Many of Washington’s state parks and forests will soon be opening back up for recreation. I imagine too that soon our state’s national forests will be doing likewise. To many hikers and runners including this one who has been adhering to the governor’s stay at home decree—we welcome this news. However, many others think it is too soon to open up these trails. There is a lot of debate supporting both the need to stay in place and to allow public parks and trails to open. In any case, I do not wish to argue the merits of either side here—rather to point out that trails and public lands are opening soon and what this means in the Age of Covid-19.
It is safe to say that both sides of the open up debate can agree that there is going to be crowding on the trails due to the fact that recreational use has been exploding in the past few years and now more folks than ever due to being out of work, out of school, or out of their minds will be hitting the trails. But the elephant in the room is that Covid-19 is still with us and we are still at risk of catching this nasty virus or passing it on to someone else. So where do we go from here because we all know the positive side of being outdoors and hitting the trails—it can do wonders for mental health-which as of late has also been under assault.
The most important bit of advice I can give you –and if I only give you one suggestion is absolutely avoid crowded trails. My second suggestion is stay away from crowded trails. And my third pointer is to avoid crowded trails like the plague-er- coronavirus. Now more than ever you do not want to be on a crowded trail. I have long written about the need to disperse use as not only do our trails and parks have a carrying capacity—but crowded trails—and especially ones with scads of unenlightened users to the virtues of proper trail etiquette and Leave No Trace ethics simply means a less than enjoyable trail experience.
But now we are talking two outcomes far worse than just having to hike in a conga line of blaring music, bags of dog crap, toilet paper flowers and boneheads cutting switchbacks, trampling meadows and disobeying in place rules and regulations. Now we have to worry about the possibility of contracting or passing on a potentially deadly virus. And whether you believe you are at risk or not—if there are stampedes of folks on the trails—and our covid-19 numbers begin to rise instead of decline—you can very well be looking at trail and park closures again—and into the summer.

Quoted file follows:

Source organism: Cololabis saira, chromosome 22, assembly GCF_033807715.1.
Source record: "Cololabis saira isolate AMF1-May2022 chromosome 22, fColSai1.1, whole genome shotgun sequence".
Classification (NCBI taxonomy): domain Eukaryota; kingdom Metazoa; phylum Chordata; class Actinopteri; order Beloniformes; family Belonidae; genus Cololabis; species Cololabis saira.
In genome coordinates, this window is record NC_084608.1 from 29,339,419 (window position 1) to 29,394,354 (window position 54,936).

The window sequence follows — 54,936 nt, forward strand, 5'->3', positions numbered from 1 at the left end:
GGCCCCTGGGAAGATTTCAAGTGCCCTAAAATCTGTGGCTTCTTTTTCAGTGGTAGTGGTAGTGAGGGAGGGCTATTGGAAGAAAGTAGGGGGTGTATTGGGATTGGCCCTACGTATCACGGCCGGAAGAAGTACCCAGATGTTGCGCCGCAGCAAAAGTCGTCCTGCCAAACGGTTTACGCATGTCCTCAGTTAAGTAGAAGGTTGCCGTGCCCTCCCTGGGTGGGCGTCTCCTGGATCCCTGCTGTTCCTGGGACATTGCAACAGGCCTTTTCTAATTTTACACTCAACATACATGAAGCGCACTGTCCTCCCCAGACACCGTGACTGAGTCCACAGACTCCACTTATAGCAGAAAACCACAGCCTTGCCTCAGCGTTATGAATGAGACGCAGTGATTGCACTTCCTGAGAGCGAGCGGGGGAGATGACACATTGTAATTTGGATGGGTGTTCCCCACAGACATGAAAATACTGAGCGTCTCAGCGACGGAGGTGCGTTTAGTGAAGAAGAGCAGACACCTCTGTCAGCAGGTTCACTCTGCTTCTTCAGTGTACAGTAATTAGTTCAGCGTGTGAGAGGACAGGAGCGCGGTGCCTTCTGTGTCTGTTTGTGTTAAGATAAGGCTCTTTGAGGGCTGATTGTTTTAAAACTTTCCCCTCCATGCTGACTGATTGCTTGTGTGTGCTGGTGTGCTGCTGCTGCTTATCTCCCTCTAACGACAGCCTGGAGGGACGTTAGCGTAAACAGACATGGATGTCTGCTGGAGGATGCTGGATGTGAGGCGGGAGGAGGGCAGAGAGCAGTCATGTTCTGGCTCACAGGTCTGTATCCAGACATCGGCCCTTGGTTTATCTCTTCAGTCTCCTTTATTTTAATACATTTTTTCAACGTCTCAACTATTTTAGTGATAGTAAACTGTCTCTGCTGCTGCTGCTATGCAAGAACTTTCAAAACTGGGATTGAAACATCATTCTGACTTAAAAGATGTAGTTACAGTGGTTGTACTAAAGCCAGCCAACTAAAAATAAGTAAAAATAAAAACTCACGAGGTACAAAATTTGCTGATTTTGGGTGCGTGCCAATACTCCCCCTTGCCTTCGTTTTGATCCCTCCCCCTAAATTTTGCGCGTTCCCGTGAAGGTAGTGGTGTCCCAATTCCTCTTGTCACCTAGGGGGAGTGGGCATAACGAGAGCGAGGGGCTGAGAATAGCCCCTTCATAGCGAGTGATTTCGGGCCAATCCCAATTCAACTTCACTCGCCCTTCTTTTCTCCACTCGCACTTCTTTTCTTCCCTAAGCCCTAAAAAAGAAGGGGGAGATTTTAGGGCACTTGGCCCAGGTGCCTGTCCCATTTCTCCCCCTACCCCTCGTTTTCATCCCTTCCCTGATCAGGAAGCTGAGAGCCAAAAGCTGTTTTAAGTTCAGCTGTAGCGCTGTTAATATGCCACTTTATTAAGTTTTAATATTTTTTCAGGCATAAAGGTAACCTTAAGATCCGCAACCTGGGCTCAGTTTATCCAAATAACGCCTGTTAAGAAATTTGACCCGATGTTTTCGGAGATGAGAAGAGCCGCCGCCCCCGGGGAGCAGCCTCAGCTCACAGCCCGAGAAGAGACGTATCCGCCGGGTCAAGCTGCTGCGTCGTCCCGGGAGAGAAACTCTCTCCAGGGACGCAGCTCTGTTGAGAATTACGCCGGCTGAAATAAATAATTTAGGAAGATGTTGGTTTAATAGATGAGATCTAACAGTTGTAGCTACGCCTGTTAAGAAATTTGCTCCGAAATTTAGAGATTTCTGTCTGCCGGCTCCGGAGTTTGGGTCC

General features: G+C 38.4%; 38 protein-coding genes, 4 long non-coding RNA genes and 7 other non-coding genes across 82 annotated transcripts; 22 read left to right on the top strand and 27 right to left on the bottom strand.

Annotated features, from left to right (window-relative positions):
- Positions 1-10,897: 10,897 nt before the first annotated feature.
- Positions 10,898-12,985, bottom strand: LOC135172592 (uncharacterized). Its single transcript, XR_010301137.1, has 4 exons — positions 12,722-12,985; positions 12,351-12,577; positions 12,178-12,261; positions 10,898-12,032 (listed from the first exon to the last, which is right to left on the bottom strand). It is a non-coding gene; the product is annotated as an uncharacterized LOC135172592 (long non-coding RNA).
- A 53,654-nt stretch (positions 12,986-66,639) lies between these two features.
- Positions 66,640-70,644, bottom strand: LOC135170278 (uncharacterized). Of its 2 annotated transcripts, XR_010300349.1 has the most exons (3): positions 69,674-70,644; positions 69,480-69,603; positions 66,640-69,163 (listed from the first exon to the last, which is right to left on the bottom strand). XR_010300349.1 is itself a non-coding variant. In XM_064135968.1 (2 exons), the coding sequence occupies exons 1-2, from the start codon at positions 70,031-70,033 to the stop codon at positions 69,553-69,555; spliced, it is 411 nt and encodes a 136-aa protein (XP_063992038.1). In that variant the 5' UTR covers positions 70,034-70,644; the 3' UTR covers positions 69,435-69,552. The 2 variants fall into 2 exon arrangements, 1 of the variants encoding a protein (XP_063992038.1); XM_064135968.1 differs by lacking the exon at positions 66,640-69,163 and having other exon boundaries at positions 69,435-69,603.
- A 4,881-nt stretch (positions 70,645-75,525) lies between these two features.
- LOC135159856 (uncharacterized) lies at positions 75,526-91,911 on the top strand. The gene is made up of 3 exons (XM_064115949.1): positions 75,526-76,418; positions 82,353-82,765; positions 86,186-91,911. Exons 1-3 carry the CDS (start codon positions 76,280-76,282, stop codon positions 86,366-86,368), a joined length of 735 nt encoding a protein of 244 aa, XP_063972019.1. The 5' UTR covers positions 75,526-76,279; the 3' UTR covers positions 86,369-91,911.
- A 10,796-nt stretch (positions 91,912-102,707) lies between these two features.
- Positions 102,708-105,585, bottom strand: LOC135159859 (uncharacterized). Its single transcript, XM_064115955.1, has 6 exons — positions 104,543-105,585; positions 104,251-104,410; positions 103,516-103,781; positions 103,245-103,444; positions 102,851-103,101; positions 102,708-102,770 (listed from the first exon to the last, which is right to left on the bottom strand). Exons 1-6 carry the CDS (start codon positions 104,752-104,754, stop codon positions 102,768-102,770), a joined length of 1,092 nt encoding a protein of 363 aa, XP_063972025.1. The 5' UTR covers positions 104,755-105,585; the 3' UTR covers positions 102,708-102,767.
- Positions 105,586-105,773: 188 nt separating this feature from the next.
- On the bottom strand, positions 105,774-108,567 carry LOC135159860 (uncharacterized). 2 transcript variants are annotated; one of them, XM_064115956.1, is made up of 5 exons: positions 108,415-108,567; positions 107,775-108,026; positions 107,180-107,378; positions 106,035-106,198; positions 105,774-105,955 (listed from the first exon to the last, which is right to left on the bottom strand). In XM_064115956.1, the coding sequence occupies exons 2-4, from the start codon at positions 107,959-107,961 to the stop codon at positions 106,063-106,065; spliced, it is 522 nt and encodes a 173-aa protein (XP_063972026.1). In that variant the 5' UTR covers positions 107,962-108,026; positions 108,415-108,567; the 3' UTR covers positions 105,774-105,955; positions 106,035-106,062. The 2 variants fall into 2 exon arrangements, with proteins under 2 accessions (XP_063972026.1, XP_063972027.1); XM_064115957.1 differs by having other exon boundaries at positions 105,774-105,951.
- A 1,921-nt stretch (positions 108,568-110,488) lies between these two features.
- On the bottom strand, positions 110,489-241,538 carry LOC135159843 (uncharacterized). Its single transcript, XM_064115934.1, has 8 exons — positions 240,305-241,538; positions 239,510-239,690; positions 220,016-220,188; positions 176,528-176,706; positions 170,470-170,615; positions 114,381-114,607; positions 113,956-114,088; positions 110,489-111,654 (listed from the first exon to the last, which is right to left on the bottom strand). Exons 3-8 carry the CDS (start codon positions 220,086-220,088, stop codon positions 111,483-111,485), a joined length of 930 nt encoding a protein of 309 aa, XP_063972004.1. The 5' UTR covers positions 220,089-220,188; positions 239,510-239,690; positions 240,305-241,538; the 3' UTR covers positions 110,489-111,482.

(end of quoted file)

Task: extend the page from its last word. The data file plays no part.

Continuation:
So, please, if I haven’t made my point yet—avoid crowded and popular trails!
Many of us who have been hiking for a long time can rattle off the biggest culprits; and if you aren’t sure which ones are the state’s busiest—just check any large Facebook hiking group, WTA’s website trip reports or Instagram influencers to see where the most traffic is—and don’t go to those places!
To avoid crowds it takes a little more planning and in some cases lowering the expectations for a viewpoint payoff that is less than stellar—but made up with the fact that you may only be sharing it with a few folks. Other tricks are to hit the trail on days of less than ideal weather or very early in the morning. Look for the over-looked trails that are quite often just in the shadows of the popular ones. And drive a little farther—although we should all still be staying pretty close to our home areas. Many off the radar trails can be found in county parks, local parks, land trust or other conversation based organization’s properties. Long distance rail trails also offer lots of room. Head to open to the public tree farms that allow hiking, running and biking on their road networks. Many national forest and DNR logging roads that are either decommissioned or are on their way to being so offer excellent quiet trips in the woods. And do some research. My guidebooks are an excellent source for finding trails both in the backcountry and in the urban areas that are less traveled and off the radar. In coming posts I will be suggesting some alternative areas to the popular ones.
And in any case be it you are on a popular or remote trail, be prepared with your 10 essentials plus hand sanitizer, toilet paper and a mask/buff or bandana to don when passing others in a tight spot. Absolutely no groups. Stick to family members or just one or two others and keep your distance. And pack it in pack it out. Do not leave gloves and wipes on the ground—take them with you and throw them out when you get home. Try to heed nature before you get to a trail—use an outhouse if one is available—or heed the call to nature by doing it properly (which I will be writing about in an upcoming blog or check out this excellent resource).
Okay-you have been holed up for 6 weeks staying away from others. You should have no problems staying away from people on the trails now. Happy uncrowded hiking!
Please check out any of my books for plenty of detailed information on trails less traveled. I thank you too for buying my books and supporting my work so that I can continue bringing you up-to-date, accurate and detailed hiking information. Happy Hiking!